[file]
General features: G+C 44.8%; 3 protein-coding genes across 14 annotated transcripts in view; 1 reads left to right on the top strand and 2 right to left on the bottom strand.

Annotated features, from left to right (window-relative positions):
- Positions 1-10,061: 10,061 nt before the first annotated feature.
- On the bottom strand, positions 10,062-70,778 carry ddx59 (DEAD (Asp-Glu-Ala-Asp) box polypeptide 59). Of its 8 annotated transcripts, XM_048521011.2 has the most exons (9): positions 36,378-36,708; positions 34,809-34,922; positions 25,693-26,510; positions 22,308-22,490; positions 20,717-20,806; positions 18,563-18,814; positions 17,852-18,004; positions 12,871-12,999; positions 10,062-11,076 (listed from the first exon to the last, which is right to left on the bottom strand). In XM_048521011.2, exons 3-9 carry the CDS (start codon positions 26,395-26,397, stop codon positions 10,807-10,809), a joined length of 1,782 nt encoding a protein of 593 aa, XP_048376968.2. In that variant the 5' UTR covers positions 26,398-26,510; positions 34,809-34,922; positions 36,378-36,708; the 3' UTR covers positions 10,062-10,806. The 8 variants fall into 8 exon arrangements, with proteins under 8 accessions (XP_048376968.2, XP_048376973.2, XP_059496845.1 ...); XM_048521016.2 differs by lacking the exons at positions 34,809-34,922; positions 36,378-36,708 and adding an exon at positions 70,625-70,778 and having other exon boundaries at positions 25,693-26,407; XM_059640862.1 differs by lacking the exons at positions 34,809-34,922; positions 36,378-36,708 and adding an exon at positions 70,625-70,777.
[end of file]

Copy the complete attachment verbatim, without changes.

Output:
General features: G+C 44.8%; 3 protein-coding genes across 14 annotated transcripts in view; 1 reads left to right on the top strand and 2 right to left on the bottom strand.

Annotated features, from left to right (window-relative positions):
- Positions 1-10,061: 10,061 nt before the first annotated feature.
- On the bottom strand, positions 10,062-70,778 carry ddx59 (DEAD (Asp-Glu-Ala-Asp) box polypeptide 59). Of its 8 annotated transcripts, XM_048521011.2 has the most exons (9): positions 36,378-36,708; positions 34,809-34,922; positions 25,693-26,510; positions 22,308-22,490; positions 20,717-20,806; positions 18,563-18,814; positions 17,852-18,004; positions 12,871-12,999; positions 10,062-11,076 (listed from the first exon to the last, which is right to left on the bottom strand). In XM_048521011.2, exons 3-9 carry the CDS (start codon positions 26,395-26,397, stop codon positions 10,807-10,809), a joined length of 1,782 nt encoding a protein of 593 aa, XP_048376968.2. In that variant the 5' UTR covers positions 26,398-26,510; positions 34,809-34,922; positions 36,378-36,708; the 3' UTR covers positions 10,062-10,806. The 8 variants fall into 8 exon arrangements, with proteins under 8 accessions (XP_048376968.2, XP_048376973.2, XP_059496845.1 ...); XM_048521016.2 differs by lacking the exons at positions 34,809-34,922; positions 36,378-36,708 and adding an exon at positions 70,625-70,778 and having other exon boundaries at positions 25,693-26,407; XM_059640862.1 differs by lacking the exons at positions 34,809-34,922; positions 36,378-36,708 and adding an exon at positions 70,625-70,777.